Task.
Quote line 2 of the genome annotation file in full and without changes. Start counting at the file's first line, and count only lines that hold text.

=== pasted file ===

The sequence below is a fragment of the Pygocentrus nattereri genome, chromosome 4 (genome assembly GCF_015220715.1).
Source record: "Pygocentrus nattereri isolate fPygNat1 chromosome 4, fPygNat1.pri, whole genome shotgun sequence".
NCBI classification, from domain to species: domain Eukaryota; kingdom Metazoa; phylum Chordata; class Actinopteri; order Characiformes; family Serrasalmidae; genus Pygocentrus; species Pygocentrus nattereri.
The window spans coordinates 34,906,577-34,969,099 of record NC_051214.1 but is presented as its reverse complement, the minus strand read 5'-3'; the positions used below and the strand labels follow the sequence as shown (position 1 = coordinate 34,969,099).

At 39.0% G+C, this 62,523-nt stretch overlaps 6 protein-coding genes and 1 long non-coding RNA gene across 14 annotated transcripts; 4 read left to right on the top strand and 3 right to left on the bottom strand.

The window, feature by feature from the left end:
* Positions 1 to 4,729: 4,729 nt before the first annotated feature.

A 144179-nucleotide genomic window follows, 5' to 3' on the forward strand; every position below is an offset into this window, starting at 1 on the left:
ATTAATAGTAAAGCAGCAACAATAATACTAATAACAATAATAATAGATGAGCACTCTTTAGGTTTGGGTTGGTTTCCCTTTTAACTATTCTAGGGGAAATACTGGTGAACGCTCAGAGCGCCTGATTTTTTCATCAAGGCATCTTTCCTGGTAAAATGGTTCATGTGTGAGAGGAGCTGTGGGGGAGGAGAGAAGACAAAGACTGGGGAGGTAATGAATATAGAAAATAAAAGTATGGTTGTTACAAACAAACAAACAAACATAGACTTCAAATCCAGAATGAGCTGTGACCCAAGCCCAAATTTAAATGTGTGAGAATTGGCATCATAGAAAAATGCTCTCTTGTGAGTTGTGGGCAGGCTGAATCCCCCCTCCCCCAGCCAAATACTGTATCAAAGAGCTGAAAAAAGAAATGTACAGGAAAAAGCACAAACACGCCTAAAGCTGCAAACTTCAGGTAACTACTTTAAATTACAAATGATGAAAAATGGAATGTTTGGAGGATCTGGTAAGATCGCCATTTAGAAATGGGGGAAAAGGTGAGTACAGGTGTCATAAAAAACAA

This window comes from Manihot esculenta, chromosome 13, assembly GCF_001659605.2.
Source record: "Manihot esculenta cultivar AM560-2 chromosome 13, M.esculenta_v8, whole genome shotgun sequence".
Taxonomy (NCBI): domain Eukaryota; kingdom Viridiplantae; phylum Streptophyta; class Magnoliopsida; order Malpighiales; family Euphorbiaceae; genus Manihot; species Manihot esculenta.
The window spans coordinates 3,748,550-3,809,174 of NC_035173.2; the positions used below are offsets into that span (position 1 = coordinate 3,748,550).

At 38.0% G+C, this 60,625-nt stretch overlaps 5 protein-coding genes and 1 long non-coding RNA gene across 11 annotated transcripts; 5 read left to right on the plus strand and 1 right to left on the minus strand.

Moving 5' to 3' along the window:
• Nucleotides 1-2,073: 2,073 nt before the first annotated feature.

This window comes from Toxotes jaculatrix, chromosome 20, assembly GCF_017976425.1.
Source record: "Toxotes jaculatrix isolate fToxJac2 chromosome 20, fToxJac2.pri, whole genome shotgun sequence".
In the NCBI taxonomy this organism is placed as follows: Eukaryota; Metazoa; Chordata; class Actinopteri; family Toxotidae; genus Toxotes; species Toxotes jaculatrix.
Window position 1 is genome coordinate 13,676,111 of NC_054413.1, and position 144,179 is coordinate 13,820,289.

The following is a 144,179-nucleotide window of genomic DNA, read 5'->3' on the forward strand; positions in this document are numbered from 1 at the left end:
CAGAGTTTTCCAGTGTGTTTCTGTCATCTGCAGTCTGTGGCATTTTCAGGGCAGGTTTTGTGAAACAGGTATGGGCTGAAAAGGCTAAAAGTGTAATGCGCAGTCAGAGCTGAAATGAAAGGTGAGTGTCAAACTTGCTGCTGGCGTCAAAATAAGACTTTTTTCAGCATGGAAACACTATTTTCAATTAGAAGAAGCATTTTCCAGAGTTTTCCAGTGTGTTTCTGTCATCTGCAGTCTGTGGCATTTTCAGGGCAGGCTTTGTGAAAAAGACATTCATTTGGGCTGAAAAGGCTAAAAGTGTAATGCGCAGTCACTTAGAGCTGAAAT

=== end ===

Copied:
Source record: "Pygocentrus nattereri isolate fPygNat1 chromosome 4, fPygNat1.pri, whole genome shotgun sequence".